LONDON: As companies scramble to prepare for GDPR – now less than 100 days away – a new study suggests that an important change in consumer attitudes to data and privacy is taking place.
Data privacy: What the consumer really thinks contains the results of an online survey of 1,047 UK respondents, undertaken by Foresight Factory for the DMA.
This revealed that more than half (51%) viewed data as essential to the smooth running of the modern economy – a sharp increase from 38% in 2012, the first time the DMA carried out such research.
And this was mirrored by a rise in the proportion of consumers who appeared relatively unconcerned about matters of data privacy and the exchange of data, up from 16% to 25% over the same period.
Younger respondents were even more relaxed about privacy and readier to share data, with 38% falling into this ‘Data Unconcerned’ group.
The proportion of people who are ‘Data Pragmatists’ has remained broadly static at around half of the UK population (50%), with these consumers willing to share their personal information in exchange for clear benefit or enhancement of services.
The survey found greater willingness among young respondents to view data as a tradeable asset that they can use to negotiate better prices and offers. More than six-out-of-ten (61%) in the 18-24 age group viewed their data in this way, compared with 56% among all respondents.
There remains a hard core of ‘Data Fundamentalists’, but these have fallen from 31% in 2012 to 24% in 2015 and 25% in 2017.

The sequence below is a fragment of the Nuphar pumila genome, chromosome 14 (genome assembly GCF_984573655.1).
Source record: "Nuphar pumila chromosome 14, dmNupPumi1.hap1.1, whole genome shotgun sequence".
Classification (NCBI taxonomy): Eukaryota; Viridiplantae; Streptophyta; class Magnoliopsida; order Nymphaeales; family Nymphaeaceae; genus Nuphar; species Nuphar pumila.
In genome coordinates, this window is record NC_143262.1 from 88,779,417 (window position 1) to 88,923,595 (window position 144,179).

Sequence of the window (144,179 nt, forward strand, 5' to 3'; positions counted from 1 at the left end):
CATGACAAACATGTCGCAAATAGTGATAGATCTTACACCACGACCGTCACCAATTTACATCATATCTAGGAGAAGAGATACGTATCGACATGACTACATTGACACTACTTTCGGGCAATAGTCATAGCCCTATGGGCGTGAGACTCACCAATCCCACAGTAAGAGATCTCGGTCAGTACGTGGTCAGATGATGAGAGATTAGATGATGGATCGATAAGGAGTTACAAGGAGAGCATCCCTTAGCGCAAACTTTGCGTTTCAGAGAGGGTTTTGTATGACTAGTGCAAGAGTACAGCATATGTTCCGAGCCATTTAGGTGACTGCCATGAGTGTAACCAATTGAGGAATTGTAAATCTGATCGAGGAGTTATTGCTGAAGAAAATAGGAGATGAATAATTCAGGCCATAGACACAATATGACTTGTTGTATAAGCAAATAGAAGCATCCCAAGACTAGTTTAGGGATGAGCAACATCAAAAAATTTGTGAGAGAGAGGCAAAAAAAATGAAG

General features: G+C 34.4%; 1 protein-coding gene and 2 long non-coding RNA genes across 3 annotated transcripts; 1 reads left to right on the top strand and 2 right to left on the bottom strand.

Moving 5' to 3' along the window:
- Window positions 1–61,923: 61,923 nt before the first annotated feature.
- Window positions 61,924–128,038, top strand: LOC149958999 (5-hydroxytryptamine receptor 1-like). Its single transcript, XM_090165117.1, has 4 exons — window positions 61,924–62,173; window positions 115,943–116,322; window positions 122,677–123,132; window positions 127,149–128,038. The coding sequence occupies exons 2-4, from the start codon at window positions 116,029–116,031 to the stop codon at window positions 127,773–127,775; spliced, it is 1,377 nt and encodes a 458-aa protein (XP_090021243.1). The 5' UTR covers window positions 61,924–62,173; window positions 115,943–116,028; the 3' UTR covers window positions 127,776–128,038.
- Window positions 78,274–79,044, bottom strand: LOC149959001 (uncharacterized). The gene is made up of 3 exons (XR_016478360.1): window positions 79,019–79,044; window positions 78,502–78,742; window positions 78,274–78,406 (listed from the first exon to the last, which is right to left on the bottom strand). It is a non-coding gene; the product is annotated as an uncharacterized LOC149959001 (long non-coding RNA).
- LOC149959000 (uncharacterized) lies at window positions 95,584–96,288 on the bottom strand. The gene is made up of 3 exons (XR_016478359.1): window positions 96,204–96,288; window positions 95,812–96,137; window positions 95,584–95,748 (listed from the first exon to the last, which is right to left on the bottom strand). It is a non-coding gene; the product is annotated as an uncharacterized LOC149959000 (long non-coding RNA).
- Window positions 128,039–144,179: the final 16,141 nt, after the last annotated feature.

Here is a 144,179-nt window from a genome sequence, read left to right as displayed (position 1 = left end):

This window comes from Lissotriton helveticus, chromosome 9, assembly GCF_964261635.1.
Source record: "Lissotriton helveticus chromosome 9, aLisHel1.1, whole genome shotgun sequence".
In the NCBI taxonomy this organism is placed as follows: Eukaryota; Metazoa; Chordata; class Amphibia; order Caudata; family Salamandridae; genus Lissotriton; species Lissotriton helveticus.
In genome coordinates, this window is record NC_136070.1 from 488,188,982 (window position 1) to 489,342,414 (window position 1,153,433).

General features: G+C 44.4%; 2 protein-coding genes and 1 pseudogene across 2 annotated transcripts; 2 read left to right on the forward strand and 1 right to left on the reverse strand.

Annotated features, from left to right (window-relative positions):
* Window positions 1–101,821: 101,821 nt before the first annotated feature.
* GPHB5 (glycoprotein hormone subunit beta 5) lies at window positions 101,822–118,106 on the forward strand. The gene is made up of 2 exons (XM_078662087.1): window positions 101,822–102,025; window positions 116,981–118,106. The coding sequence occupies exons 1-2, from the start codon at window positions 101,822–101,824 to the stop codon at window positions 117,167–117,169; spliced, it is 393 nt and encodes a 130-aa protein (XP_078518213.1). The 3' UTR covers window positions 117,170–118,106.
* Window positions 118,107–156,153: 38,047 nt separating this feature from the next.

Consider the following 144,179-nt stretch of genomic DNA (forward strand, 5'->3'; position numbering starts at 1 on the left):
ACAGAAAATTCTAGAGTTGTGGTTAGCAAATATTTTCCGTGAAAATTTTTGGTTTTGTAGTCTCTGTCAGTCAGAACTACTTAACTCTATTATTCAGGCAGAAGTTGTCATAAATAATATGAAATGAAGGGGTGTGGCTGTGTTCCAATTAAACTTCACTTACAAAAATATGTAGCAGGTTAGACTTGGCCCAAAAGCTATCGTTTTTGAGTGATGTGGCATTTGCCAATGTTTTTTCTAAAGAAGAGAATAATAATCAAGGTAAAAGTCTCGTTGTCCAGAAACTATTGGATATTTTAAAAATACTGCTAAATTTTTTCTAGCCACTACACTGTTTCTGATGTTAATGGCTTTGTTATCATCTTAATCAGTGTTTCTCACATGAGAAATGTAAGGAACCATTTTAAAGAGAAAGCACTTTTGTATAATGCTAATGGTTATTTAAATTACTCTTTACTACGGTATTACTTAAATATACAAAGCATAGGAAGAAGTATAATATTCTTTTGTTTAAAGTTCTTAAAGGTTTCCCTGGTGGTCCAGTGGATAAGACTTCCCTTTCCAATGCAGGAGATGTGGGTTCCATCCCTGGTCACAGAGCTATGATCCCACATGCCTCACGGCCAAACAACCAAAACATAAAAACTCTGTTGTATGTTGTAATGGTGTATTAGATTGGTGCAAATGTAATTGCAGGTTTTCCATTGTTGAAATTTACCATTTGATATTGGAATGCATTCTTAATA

More generally, six in ten (61%) consumers were happy with the amount of personal information they shared.
The report further noted that attitudes have changed most among 55-64 year-olds who have historically been more cautious about these matters: 63% said they are happy with the amount of data they share today, compared to 47% in 2012.
Critically, 88% cited transparency as one of the keys to further increasing trust in how their data is collected and used.
While there is growing acceptance and awareness of the use and role of data in modern societies, the DMA observed that this had not been matched by a growing level of comfort among consumers about exchanging personal data with industry.
It is, it suggested, “a further indicator that becoming more aware and accepting of the data economy does not necessarily lead to proactive and positive engagement”.
Sources from DMA; additional content by WARC staff